Diseases of the Colon & Rectum

, Volume 44, Issue 9, pp 1324–1327 | Cite as

Chemical colostomy irrigation with glyceryl trinitrate solution

  • Austin O'Bichere
  • Claire Bossom
  • Sameer Gangoli
  • Colin Green
  • Robin K. S. Phillips


PURPOSE: Colostomy irrigation may improve patient quality of life, but is time consuming. This study tests the hypothesis that irrigation with glyceryl trinitrate solution, by inducing gastrointestinal smooth muscle relaxation, may accelerate expulsion of stool by passive emptying, thereby reducing irrigation time. METHODS: Fifteen colostomy irrigators (with more than 3 years' experience) performed washout with tap water compared with water containing 0.025 mg/kg glyceryl trinitrate. Fluid inflow time, total washout time, and hemodynamic changes occurring during glyceryl trinitrate irrigation were documented by an independent observer. Subjects recorded episodes of fecal leakage and overall satisfaction on a visual analog scale. Cramps, headaches, and whether or not a stoma bag was used were expressed as a percentage of number of irrigations. Comparison of fluid inflow time, total washout time, leakage, and satisfaction was by Wilcoxon's signed-rank test and headaches, cramps, and stoma bag use was by McNemar's test. Pulse rate (pairedt-test), systolic and diastolic blood pressures (Wilcoxon's test) at 20 and 240 minutes after washout with glyceryl trinitrate solution were compared with baseline. RESULTS: Fifteen patients (9 female), with a mean age of 53 (31–73) years, provided 30 sessions (15 with water and 15 with glyceryl trinitrate). Medians (interquartile ranges) for watervs. glyceryl trinitrate were fluid inflow time 7 (4–10)vs. 4, (3–5;P=0.001); total washout time 40 (30–55)vs. 21, (15–24;P<0.001); leakage 0 (0–1)vs. 0, (0–0;P=0.02), satisfaction 10 (8–10)vs. 10 (9–10;P=0.31). The number (percentage) of stoma bags, cramps, and headaches with watervs. glyceryl trinitrate were 7 (47 percent)vs. 7 (47 percent),P=1; 1 (7 percent)vs. 14 (93 percent),P<0.001; and 0(0 percent)vs. 14 (93 percent),P<0.001, respectively. Changes in pulse (increase) and systolic and diastolic blood pressures (decrease) from baseline were maximal at 20 minutes (P<0.001,P=0.001, andP=0.002, respectively) and had returned to baseline by 240 minutes (P=0.52,P=0.08, andP=1, respectively). CONCLUSION: Glyceryl trinitrate solution significantly reduces colostomy irrigation time compared with the generally recommended tap water. Patients suffer fewer leakages and are highly satisfied, but side effects are potential drawbacks. Other colonoplegic agent solutions should now be evaluated.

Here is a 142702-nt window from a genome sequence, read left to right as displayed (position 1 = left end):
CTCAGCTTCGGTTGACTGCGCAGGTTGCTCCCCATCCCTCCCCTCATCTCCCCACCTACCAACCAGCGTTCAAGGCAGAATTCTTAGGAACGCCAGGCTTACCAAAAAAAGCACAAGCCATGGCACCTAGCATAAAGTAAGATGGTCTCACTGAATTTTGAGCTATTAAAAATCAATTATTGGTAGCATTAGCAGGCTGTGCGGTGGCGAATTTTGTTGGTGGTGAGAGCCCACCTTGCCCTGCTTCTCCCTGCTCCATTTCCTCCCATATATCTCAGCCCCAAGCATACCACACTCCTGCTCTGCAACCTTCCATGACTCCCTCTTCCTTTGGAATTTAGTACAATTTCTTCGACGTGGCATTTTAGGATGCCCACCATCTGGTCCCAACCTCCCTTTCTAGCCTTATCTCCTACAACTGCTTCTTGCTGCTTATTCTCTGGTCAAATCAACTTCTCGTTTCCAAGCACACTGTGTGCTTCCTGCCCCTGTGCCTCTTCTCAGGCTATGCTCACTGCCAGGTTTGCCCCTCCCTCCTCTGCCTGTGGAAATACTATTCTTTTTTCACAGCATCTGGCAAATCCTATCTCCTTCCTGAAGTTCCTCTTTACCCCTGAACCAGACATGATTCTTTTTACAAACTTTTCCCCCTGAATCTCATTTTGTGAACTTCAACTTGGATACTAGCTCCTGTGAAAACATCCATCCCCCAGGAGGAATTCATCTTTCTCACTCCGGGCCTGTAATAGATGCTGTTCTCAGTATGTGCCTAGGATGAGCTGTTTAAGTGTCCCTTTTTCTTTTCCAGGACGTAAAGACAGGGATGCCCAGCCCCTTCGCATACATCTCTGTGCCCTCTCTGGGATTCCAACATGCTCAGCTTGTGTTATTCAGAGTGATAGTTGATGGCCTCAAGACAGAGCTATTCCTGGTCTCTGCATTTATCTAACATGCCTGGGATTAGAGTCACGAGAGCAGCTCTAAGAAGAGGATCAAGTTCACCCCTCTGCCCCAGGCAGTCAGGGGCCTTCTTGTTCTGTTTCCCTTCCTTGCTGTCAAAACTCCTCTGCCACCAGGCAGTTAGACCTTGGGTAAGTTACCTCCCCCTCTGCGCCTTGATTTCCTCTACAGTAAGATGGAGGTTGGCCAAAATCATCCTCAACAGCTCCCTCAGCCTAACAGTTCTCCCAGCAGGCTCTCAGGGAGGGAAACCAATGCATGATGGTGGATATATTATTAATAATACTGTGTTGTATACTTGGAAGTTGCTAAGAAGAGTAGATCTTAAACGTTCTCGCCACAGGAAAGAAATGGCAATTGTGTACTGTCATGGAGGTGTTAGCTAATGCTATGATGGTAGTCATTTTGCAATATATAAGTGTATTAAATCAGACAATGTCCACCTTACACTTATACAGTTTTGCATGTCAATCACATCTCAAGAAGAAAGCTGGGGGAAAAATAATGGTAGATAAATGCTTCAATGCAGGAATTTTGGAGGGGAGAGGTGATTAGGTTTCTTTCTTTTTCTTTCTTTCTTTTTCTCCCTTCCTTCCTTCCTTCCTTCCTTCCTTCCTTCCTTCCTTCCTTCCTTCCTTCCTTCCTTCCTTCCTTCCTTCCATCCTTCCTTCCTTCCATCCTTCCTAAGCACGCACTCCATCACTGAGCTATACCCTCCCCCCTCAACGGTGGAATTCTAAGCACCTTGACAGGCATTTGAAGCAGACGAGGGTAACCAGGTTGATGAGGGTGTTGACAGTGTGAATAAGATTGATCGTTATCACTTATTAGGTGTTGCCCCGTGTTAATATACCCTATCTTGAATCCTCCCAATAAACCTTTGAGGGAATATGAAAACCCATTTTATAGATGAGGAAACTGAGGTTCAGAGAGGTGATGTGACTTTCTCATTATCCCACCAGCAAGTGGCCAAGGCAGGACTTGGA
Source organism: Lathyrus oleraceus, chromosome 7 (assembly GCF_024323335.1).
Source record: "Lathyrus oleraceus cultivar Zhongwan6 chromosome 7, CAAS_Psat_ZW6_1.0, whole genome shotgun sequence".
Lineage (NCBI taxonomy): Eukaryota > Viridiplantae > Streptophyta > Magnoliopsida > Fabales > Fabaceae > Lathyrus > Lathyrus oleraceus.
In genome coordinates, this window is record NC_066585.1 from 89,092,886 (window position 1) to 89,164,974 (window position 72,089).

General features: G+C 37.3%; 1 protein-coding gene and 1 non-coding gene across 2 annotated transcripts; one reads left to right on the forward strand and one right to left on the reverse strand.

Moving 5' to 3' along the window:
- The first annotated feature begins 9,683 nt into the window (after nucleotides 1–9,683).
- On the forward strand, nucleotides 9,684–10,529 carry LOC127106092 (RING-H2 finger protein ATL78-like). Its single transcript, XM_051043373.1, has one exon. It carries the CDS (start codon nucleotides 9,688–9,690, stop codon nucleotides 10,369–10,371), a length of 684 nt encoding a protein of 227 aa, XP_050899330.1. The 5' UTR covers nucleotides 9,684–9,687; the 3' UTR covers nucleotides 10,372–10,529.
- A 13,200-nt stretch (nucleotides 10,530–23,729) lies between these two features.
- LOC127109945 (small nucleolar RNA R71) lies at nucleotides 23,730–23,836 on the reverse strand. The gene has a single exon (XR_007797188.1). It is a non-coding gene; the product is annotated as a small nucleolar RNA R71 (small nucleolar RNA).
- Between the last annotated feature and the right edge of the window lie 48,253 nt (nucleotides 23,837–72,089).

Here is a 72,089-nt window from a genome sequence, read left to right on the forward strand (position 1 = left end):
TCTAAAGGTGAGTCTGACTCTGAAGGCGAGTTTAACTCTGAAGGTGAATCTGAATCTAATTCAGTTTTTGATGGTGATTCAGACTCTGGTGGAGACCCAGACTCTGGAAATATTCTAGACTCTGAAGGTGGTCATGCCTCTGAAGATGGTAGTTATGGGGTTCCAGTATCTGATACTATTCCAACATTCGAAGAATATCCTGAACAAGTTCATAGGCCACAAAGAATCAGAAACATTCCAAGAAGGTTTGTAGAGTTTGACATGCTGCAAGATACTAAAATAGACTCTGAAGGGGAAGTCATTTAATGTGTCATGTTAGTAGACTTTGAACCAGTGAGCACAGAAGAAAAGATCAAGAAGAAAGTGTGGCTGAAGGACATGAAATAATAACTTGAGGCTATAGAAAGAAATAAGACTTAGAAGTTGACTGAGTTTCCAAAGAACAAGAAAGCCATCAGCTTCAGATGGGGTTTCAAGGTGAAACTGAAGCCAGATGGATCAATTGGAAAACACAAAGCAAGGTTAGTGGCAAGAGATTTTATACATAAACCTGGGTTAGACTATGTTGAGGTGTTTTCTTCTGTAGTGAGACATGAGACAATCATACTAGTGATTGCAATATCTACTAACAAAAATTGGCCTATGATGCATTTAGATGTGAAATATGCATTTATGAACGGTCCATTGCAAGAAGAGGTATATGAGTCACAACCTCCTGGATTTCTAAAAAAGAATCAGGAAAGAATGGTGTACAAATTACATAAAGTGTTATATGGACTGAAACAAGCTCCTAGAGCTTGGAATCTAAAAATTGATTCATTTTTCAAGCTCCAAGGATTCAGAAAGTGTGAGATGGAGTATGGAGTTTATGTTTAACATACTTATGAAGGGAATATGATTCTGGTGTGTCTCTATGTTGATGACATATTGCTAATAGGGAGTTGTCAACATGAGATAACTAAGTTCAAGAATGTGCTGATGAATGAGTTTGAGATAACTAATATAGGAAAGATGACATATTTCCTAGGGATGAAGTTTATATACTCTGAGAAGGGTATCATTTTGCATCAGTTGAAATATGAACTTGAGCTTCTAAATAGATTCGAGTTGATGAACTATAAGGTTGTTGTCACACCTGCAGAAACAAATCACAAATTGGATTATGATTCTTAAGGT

Key words

Colostomy irrigation Fecal continence Tap water GTN solution Irrigation time 


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Copyright information

© The American Society of Colon and Rectal Surgeons 2001

Authors and Affiliations

  • Austin O'Bichere
    • 1
  • Claire Bossom
    • 1
  • Sameer Gangoli
    • 1
  • Colin Green
    • 1
  • Robin K. S. Phillips
    • 1
  1. 1.From St. Mark's Hospital and Northwick Park Institute for Medical ResearchHarrowUnited Kingdom

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